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My oldest (12) grandson mentioned that my potatoes had little things on them. I told him those are called the eyes and they are buds that will grow into plants and the potato will turn back into several new potato plants and grow potatoes again. It's how to propagate potatoes. I told him, in the spring people use cut pieces of potatoes that have the eyes in them to plant for fall potatoes. Each plant then will grow a root system and in that will grow many tubers that will eventually be potatoes.

He thought that was really cool so I said we could start the plants now by putting the potato in water by suspending the potato over a glass and then when the roots fill out we can plant it in a pot. When it warms up we'll transplant this to a much bigger pot and put it outside. Then when they are ready we'll spill out the plant, dirt and potatoes and harvest them for eating. He wanted to do that.

We started this Dec 15th. I wish I would have taken a pic of the root system before we planted it a couple weeks ago. All three boys (12, 9 and 6) have been watching this like a hawk for new sprouts. It's been a great science experiment. I try t do something sciency with them every time they come over. In fact last time oldest was here he complained he didn't like his science class much because his teacher was all about book learning and tests and no fun with real experiments. Which made me sad for him but happy he loves my teaching method. The really sad thing is so many kids will be turned off of science by one crappy teacher. 😟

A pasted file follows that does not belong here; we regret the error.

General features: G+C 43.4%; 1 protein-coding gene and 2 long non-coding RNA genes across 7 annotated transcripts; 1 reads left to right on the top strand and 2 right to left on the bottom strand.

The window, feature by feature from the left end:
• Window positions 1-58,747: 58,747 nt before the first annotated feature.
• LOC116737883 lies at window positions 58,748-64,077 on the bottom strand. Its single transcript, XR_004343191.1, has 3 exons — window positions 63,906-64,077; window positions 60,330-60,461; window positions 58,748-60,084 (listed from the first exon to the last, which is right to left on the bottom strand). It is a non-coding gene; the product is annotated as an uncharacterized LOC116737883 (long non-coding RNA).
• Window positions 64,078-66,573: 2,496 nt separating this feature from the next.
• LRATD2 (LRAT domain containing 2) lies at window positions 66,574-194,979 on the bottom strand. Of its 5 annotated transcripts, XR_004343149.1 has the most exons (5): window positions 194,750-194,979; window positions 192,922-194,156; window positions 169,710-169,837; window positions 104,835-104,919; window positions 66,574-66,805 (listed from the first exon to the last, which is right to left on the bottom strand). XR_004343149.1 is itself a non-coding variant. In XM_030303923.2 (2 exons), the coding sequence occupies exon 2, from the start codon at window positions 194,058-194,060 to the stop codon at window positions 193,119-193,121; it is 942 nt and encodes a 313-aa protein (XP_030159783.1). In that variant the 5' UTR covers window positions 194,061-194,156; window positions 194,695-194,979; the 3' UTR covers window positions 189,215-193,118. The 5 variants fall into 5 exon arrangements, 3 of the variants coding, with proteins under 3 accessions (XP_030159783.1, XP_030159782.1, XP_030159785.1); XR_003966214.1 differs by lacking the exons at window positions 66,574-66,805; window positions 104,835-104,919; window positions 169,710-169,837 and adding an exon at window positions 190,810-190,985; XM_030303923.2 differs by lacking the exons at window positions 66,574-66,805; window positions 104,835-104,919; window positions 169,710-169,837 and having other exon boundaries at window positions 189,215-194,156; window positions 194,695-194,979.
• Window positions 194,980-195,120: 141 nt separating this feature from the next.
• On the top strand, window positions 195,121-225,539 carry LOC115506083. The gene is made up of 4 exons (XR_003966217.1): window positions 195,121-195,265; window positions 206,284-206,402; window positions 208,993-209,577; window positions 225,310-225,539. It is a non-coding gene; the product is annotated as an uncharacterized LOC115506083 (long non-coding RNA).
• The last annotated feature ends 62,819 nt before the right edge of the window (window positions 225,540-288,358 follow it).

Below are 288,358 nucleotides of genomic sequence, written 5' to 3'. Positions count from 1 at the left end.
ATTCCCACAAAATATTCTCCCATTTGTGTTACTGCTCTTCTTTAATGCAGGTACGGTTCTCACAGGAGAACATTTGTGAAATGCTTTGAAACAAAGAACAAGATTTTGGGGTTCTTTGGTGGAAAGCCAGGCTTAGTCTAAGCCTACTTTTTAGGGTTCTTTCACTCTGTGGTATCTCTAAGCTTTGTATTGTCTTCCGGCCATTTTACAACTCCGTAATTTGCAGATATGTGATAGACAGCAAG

NoPlanetB 8 Feb 4
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1

I am a teacher of special ed kids and we have garden plot. We are planning what we will plant this year. We do cooking so are looking at things we use often (herbs etc) the students all know to cut the spring onions leaving a stalk with the roots to put into the garden to grow into more spring onions. Same for any herb we buy with a root base. It is a bit too wet and hot here for normal potatoes but I am hoping to grow some sweet potatoes with them this year. We have grown pumpkin, tomatoes and always keep some seeds to try to sprout (not always successfully)

Budgie Level 6 Feb 8, 2020
1

Good for you and go potatoes! It is remarkable how little kids know about growing food--can they identify a carrot plant in the ground or a tomato plant with only blooms. And...sweet potatoes you can do more or less the same thing (they may want a little warmer space) and can produce much more impressive greens.

3

Isn’t it great being a grandparent? You have a lot more time and patience with your grandkids then you did with your own children. At least it was that way for me. LOL Great science experiment you taught them. Bravo!

Old joke. " If I had known grandchildren were this much fun, I would have had them first."

@Fernapple LOL, yes I’ve heard that one before.

3

It is imperative for kids to learn where their food comes from. Too many think food all comes from the grocery store. Tell your child where meat comes from and watch their reaction.

Here, on my smalish but crazy island we have an award winning program to connect kids with food sources. [lopezislandsd.ss19.sharpschool.com]

They live on a farm so they know where meat comes from but they don't grow potatoes so this was new. Nice link.

@NoPlanetB We have farms/ranches here as well. A disturbing event happened once when a local farm brought in a slaughter machine and started slaughtering animals. At the same time there is a sauna and pond and there was a group using both when the slaughtering was going on nearby. It didn't go over so well especially when the bathers saw the mounds of offal.

3

Lovely story.

Fernapple Level 8 Feb 4, 2020
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